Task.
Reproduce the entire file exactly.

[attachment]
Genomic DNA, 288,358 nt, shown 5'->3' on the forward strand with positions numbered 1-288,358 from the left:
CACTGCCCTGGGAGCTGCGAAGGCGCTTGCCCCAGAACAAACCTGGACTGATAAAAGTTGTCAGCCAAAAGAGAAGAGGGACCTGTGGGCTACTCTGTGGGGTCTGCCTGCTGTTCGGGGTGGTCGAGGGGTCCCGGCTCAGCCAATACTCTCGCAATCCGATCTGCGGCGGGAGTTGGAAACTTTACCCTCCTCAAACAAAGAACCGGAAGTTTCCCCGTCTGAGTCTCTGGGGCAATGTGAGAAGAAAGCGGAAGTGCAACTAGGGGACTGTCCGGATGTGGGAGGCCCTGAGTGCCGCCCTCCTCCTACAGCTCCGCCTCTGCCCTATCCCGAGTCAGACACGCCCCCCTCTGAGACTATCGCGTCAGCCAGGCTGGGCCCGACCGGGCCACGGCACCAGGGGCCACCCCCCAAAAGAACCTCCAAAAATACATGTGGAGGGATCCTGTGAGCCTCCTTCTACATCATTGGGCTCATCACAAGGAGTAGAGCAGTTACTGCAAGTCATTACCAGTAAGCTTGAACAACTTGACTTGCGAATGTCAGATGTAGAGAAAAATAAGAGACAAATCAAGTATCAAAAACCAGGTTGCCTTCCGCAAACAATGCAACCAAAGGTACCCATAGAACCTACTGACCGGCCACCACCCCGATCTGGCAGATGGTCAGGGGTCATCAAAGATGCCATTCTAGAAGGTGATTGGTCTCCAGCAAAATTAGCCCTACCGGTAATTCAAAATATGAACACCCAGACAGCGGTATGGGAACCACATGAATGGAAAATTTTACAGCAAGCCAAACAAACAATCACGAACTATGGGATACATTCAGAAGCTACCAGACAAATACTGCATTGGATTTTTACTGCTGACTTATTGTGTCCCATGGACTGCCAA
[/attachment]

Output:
Genomic DNA, 288,358 nt, shown 5'->3' on the forward strand with positions numbered 1-288,358 from the left:
CACTGCCCTGGGAGCTGCGAAGGCGCTTGCCCCAGAACAAACCTGGACTGATAAAAGTTGTCAGCCAAAAGAGAAGAGGGACCTGTGGGCTACTCTGTGGGGTCTGCCTGCTGTTCGGGGTGGTCGAGGGGTCCCGGCTCAGCCAATACTCTCGCAATCCGATCTGCGGCGGGAGTTGGAAACTTTACCCTCCTCAAACAAAGAACCGGAAGTTTCCCCGTCTGAGTCTCTGGGGCAATGTGAGAAGAAAGCGGAAGTGCAACTAGGGGACTGTCCGGATGTGGGAGGCCCTGAGTGCCGCCCTCCTCCTACAGCTCCGCCTCTGCCCTATCCCGAGTCAGACACGCCCCCCTCTGAGACTATCGCGTCAGCCAGGCTGGGCCCGACCGGGCCACGGCACCAGGGGCCACCCCCCAAAAGAACCTCCAAAAATACATGTGGAGGGATCCTGTGAGCCTCCTTCTACATCATTGGGCTCATCACAAGGAGTAGAGCAGTTACTGCAAGTCATTACCAGTAAGCTTGAACAACTTGACTTGCGAATGTCAGATGTAGAGAAAAATAAGAGACAAATCAAGTATCAAAAACCAGGTTGCCTTCCGCAAACAATGCAACCAAAGGTACCCATAGAACCTACTGACCGGCCACCACCCCGATCTGGCAGATGGTCAGGGGTCATCAAAGATGCCATTCTAGAAGGTGATTGGTCTCCAGCAAAATTAGCCCTACCGGTAATTCAAAATATGAACACCCAGACAGCGGTATGGGAACCACATGAATGGAAAATTTTACAGCAAGCCAAACAAACAATCACGAACTATGGGATACATTCAGAAGCTACCAGACAAATACTGCATTGGATTTTTACTGCTGACTTATTGTGTCCCATGGACTGCCAA